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A group of Doughs gathered around the rear of an M4A3 76w, probably somewhere in Germany in 1945. Note how much stuff they have strapped to the back deck. 
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1st Marine Tank Battalion, Okinawa 1945. notice all the extra stuff on the tank. The Marston matting on the hatch is to keep the Japanese infantry from putting a satchel charge or worse right on top of the periscope, a fairly weak spot. They also had magnetic mines they could put on the side of the tank on I bet  the matting on the side helped prevent that. Wood and concrete was also used. It must be the angle, but the pistol port almost looks like it’s missing. 
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An M10 serving in the 2nd French Armored Division Hallville France November of 1944.
French crew on the background of the tank Sherman M4A2 (76) W of the 2nd company of the 501st Tank Regiment (2 Compagnie de Chars, 501 RCC)
A French M4A3 76w or M4A2 76w of second company of the 501st Tank Regiment. The French used almost all versions of the Sherman, so without seeing the engine deck, I can’t tell for sure what model it is. 
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M4 Sherman tank named Bell of Little rock, and a Lt R Hoffman looking it over, January of 1944, oddly I can’t find out what unit this tank was with. 
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This seems to be concrete going over sandbags. The tank is either an M4A1 76w or an M4A3 76W. If you have any other info on this image let me know.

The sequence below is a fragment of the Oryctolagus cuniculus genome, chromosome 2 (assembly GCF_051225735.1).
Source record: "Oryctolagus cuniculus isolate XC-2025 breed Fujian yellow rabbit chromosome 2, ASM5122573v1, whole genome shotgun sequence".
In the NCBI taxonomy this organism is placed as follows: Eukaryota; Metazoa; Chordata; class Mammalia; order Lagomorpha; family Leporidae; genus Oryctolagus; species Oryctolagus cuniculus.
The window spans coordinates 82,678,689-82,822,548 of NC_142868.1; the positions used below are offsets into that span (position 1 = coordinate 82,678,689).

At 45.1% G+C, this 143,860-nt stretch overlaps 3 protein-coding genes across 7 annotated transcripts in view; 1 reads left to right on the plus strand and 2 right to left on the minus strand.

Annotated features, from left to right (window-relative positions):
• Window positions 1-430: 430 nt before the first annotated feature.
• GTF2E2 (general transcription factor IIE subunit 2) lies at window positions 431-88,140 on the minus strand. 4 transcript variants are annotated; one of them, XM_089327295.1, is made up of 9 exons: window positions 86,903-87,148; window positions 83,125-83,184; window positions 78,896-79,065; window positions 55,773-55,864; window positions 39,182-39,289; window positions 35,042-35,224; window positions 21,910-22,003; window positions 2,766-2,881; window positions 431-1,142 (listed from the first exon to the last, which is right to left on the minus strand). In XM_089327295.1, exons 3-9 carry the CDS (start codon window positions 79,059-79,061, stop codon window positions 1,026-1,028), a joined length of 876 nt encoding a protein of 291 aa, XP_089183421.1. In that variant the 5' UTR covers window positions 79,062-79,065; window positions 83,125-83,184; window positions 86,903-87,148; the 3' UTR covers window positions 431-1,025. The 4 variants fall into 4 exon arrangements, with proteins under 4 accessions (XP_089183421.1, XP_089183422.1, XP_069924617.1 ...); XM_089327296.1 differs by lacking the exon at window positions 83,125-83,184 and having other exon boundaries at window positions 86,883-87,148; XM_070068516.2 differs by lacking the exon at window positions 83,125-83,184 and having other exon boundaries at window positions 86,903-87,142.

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M4A4s on the Burma road. How cool is it to see M4A4 tanks on the Burma road? These M4A4s were probably fairly late production A4s, that had been used in the US for training then overhauled and shipped to the UK. Some M4A4 tanks ended up back in US hands in the CBI when a composite US/Chinese tank unit needed some mediums.  Not the lead tank has some kind of windscreen up for the driver and how heavily loaded the tanks are.  
Behind a destroyed British Sherman M4 near Caen in Normandy, a soldier of the Waffen SS watches the enemy line. Date: 1944
Behind a destroyed British Sherman M4 near Caen in Normandy, a fascist  soldier, of the criminal, Waffen SS watches the enemy line. Date: 1944 The Tank if either an Ic or Vc Firefly, probably the latter since it was the most common Firefly type.
M4A2 76w Lend Lease tank
Our Soviet allies(at the time) using a Lend Lease M4A2 76w. I have no idea what unit these Russian Soldiers are from, but if someone does, let me know. I bet they killed a lot of Nazis to get to there, there being somewhere in Germany 1945
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Soviet Lend Lease M3 Lee knocked out. The Germans on it seem to be using it like a jungle gym, though something less wholesome could be going on since some of the fascist, criminal, invaders are in various states of dress.
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During a pre war training exercise this M3 Lee collapsed this bridge. The crew is helping the local kids get across so they can get to school. I love this image!
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This British M3 Grant Crew is setting up to spend the night in the desert, in egypt, in 1942. I do not understand why two of them are naked. Note the .30 1919 on the roof, and the canvas mantlet cover on the 75mm.